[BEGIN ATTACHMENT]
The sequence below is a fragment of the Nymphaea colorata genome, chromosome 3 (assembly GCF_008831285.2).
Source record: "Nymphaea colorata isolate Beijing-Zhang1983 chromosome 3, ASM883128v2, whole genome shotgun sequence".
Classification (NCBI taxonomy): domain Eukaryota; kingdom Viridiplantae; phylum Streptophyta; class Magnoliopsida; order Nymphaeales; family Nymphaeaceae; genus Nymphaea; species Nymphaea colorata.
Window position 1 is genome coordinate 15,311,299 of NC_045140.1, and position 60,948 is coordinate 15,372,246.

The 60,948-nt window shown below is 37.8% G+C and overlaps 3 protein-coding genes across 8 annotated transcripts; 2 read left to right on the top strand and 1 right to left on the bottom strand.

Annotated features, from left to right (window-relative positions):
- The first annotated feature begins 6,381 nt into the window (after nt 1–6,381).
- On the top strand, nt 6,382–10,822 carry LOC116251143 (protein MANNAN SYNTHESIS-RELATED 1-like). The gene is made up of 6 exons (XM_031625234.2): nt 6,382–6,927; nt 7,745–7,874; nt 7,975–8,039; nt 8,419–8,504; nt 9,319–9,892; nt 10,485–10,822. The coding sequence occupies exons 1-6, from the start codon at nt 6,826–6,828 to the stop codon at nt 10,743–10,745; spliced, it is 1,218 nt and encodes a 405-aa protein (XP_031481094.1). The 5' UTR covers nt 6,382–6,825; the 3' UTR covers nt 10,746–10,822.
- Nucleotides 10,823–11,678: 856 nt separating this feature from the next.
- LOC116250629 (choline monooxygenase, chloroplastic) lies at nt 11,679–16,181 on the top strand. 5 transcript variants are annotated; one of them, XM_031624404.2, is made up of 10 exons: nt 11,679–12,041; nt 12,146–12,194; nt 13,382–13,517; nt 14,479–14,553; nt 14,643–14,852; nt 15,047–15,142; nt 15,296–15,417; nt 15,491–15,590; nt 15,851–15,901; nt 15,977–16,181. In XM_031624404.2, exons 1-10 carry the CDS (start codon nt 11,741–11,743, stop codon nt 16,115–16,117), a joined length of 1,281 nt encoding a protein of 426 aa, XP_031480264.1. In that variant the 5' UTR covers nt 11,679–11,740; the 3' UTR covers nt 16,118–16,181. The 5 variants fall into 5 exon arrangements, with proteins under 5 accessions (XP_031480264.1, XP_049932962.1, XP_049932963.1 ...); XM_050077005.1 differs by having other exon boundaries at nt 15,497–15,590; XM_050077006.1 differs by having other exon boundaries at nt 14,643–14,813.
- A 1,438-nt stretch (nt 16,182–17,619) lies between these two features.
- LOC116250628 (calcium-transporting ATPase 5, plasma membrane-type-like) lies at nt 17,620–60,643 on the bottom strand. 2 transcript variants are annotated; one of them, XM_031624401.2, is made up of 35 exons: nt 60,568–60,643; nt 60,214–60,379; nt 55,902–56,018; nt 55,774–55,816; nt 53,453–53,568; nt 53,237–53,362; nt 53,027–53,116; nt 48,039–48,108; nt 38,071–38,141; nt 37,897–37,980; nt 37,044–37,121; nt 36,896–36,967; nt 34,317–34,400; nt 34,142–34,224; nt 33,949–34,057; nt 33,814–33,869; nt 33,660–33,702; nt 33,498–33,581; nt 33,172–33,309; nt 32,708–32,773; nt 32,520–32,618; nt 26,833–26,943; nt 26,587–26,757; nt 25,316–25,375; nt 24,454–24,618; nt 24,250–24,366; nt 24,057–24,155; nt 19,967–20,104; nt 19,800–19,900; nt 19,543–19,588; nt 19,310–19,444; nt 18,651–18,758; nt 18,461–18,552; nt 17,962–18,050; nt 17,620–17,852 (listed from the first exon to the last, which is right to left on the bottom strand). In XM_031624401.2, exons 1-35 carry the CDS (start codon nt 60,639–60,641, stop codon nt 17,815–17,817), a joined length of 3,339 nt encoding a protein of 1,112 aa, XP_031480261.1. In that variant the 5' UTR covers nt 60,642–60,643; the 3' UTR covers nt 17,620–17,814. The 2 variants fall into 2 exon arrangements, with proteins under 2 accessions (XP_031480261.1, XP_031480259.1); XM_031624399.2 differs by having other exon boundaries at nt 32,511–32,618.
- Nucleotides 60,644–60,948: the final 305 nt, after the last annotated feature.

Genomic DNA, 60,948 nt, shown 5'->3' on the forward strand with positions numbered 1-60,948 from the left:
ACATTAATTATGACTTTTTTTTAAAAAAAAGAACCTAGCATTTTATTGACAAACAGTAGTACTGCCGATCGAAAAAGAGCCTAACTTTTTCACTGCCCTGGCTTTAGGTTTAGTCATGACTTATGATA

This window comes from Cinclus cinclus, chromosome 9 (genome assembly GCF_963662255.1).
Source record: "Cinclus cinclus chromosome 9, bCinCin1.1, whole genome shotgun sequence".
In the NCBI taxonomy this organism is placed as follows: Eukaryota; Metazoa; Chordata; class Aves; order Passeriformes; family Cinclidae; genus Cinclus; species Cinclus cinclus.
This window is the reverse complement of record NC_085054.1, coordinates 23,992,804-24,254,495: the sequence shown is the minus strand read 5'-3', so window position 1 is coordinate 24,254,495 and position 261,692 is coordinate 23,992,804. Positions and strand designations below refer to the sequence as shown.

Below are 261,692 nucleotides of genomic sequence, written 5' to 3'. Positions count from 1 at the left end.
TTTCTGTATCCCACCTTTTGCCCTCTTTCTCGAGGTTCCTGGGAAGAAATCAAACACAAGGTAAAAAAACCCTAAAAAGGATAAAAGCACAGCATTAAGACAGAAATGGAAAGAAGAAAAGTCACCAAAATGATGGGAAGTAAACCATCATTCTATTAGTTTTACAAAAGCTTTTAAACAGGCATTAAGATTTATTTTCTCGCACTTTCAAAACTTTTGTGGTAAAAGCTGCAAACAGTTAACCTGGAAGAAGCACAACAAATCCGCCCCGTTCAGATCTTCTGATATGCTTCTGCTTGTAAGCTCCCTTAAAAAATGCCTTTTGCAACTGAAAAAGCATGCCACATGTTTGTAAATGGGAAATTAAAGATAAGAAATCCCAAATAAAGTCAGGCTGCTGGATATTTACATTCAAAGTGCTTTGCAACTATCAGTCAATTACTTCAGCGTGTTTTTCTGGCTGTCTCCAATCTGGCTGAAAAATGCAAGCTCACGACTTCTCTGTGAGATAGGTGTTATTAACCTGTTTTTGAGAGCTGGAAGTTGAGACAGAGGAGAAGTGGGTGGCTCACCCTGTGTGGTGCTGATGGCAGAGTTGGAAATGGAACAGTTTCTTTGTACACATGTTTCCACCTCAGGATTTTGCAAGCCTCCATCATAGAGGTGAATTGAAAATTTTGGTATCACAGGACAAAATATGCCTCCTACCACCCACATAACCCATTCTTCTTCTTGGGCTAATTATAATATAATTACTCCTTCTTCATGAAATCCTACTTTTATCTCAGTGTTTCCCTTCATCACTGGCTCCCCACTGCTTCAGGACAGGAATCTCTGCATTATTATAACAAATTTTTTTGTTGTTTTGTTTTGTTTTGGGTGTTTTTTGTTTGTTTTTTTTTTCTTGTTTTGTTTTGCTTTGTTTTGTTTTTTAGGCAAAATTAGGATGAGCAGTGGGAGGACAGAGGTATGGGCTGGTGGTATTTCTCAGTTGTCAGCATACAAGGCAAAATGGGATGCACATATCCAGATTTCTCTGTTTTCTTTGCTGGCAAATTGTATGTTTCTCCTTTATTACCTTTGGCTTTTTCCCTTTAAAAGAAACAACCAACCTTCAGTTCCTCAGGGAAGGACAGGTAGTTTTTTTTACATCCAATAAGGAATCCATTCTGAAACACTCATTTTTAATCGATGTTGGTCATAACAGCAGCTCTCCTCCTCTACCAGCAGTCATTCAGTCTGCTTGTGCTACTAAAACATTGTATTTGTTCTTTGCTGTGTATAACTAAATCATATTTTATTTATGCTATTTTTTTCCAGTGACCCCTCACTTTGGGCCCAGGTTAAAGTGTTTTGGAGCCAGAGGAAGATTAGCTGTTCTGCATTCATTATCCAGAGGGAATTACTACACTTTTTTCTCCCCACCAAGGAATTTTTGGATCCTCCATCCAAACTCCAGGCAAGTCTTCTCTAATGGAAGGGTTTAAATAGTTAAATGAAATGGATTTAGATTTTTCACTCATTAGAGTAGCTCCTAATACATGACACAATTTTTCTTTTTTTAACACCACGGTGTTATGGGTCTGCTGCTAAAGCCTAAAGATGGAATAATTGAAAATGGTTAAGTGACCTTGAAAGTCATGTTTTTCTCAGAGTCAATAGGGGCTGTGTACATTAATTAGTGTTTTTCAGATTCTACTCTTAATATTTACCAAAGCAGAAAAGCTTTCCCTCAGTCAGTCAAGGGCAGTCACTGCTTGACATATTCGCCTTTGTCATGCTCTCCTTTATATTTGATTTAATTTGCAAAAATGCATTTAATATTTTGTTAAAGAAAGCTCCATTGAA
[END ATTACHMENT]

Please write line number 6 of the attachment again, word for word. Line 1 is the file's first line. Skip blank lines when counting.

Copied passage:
Annotated features, from left to right (window-relative positions):